A Google Home Mini recently made it into the collection of gadgets I use on a daily basis for casting music, setting count down timers, reminders, recipes etc. However the capabilities the software behind it, Google Assistant, expand way beyond that. We saw how it, one day soon, could be making calls and booking appointments for you during the Google IO 18 keynote. Additionally, it is expected to be the catalyst for driver experience, as brilliantly demonstrated by Volvo Cars in the promotional video of their next generation infotainment system. It runs native Android just like your smartphone! There is so much potential in this technology I had to try it out myself.
When developing something that solves a big, small or silly problem I ask myself, usually as a mental exercise: How can I make money out of this? Sometimes, this thought experiment is concluded by a crowdfunding campaign where my cool gadget receives support by like-minded enthusiasts who pitch in and help bring it to mass production. Additionally, as an open source proponent I enjoy publishing my work, however this is ultimately a business move. Unfortunately, the lack of insights on the matter deems such decisions difficult and, as the devil is in the detail, surrounds the initiative’s feasibility with uncertainty.
Always fascinated by portable, low power devices and new ways to interact with them, I was very happy to discover these LCD displays that used to be on old Nokia phones and their consumption is in the micro-Amperes range. As it often happens, I had a solution and was looking for a problem. And that is how Dialectic Ball was conceived!
During the past couple of years I have been involved in a couple of Hackathons, mainly as a member of the jury as well as the overall organization. One of the most fun tasks was creating the trophies for the winning team.
If you are like me and enjoy working on microcontroller projects it is more than likely that, at some point, you wished you had additional processing power, extra pins, parallel threads and so on. One way to tackle this is to get stronger hardware and another to optimize your code. A third is to… stack another microcontroller on top and thus Moltoduino was born!
Working at Delphi (soon Aptiv) allows me the luxury of being immersed in a high-tech and innovative environment that provides constant inspiration for creating new and exciting gadgets. One day, some colleagues mentioned gesture control being one of the recent trends in automotive. This got me thinking of ways to bring gesture control to the broader audience in an affordable and easy to use package. And thus, Nevma was born.
After finishing a project, I torment myself on what to make next. While riding the bus home one day, an idea struck. How cool would it be if there was a small handheld gadget, able to encrypt USB sticks and SD cards just by plugging them into it. And thus the Cryptopuck was born!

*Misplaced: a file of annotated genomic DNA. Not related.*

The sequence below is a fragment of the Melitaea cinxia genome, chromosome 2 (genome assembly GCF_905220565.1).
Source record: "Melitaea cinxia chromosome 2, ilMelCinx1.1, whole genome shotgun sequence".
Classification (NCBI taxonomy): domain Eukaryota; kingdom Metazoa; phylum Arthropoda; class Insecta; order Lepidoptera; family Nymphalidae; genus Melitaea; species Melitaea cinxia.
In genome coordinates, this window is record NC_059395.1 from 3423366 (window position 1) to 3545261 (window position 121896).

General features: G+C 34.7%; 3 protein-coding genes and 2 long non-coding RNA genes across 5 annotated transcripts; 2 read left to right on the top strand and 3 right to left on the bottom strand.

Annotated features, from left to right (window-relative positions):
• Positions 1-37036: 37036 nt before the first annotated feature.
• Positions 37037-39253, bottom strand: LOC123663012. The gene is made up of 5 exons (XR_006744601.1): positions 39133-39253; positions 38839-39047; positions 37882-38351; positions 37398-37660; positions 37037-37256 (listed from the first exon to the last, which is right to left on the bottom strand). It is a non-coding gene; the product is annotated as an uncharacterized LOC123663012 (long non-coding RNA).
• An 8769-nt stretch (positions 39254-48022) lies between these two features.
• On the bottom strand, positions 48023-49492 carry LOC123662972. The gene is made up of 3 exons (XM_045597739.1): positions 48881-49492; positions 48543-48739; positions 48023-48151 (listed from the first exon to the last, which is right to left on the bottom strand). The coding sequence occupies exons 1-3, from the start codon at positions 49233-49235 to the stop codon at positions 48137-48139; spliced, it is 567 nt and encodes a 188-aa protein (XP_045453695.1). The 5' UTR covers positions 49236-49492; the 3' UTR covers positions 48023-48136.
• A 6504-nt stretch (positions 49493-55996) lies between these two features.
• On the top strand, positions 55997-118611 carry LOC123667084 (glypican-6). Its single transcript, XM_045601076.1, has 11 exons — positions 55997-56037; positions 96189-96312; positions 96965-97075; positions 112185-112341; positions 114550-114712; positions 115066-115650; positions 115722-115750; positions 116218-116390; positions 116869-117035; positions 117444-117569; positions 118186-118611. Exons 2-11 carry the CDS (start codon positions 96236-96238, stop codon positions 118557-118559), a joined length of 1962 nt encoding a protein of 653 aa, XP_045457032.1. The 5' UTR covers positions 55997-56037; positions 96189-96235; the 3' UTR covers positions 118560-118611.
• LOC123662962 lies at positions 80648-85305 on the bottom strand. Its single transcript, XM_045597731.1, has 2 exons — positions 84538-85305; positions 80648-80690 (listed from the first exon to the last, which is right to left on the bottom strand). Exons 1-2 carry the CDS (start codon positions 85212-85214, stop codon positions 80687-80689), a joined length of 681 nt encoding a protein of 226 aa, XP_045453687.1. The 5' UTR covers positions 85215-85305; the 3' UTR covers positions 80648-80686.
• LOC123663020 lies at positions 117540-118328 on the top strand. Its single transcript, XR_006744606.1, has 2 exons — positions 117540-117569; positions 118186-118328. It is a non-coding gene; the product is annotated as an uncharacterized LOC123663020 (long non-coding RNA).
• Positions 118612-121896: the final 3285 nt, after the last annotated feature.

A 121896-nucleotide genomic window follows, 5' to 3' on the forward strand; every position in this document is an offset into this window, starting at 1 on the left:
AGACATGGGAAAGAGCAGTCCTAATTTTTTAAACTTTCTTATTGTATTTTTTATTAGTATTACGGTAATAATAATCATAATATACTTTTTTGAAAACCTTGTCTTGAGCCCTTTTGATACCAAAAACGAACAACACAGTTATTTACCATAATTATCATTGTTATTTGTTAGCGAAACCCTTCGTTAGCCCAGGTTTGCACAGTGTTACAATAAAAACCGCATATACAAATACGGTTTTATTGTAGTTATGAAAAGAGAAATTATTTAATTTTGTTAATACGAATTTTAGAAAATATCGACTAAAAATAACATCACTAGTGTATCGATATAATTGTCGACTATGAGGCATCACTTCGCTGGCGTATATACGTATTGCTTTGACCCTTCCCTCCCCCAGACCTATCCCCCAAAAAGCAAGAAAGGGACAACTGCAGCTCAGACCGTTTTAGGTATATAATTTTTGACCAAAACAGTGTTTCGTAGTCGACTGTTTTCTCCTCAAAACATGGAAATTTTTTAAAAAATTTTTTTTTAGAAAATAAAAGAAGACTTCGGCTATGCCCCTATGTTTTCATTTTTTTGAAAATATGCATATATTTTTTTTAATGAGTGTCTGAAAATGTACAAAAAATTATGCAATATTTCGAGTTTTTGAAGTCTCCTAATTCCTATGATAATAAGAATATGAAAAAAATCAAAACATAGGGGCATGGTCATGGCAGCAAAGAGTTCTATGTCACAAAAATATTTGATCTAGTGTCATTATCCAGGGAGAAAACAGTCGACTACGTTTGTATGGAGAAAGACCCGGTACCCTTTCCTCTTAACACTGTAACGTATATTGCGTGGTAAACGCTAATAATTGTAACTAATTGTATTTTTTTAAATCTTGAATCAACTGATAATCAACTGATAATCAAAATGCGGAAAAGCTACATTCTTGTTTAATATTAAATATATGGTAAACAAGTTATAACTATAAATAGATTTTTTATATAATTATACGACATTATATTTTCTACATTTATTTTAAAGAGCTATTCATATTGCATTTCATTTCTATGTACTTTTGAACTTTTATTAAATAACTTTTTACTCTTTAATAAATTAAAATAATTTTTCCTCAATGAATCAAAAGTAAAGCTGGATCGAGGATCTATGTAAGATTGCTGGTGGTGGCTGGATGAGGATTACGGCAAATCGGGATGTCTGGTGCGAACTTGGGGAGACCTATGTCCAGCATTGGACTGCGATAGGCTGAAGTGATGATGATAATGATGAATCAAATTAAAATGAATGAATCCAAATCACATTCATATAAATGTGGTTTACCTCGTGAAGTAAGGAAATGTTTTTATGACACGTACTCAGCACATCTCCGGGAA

For some years now, I have been on a never-ending quest to discover the cheapest way for a miniature vehicle to position itself. One that performs decently that is. My latest idea involved the, less-than-a-dollar, HC-SR04 ultrasonic sensors to acquire a holistic view of the surroundings. But let’s take it from the beginning…
In Gothenburg we are fortunate enough to have the local public transportation company, Västtrafik, maintaining its live schedule online and providing a public API for whoever needs to query it for their own applications. Consequently, there are plenty mobile solutions that provide access to the schedule, allow you to plan your trip etc. I have a problem though. In order to figure out when the next bus is arriving, I have to take my phone out, open the application, tap on my bus stop and finally check how many minutes I have left until I miss the bus.
At Delphi in Gothenburg, where I am currently employed, we create all kinds of cool products for the automotive industry. To organize our development process, we use SCRUM and abide by the Agile principles. Every morning, we have a short meeting where we discuss what our progress has been since the previous meeting, what we intend to work on until the next one, as well as mention any obstacles that we face. This meeting, the “daily stand-up”, is supposed to be short and should not last more than 10-15 minutes. However, we used to have a problem: As our team is full of talented and passionate developers, we love to talk about the tasks at hand, details of the conducted work, engage into technical discussions about issues etc. Sometimes… too much! This stretches our meeting time and keeps us from getting the most out of our work hours. To solve this problem, here comes Scrumtato, a gadget to make daily stand-ups agile again!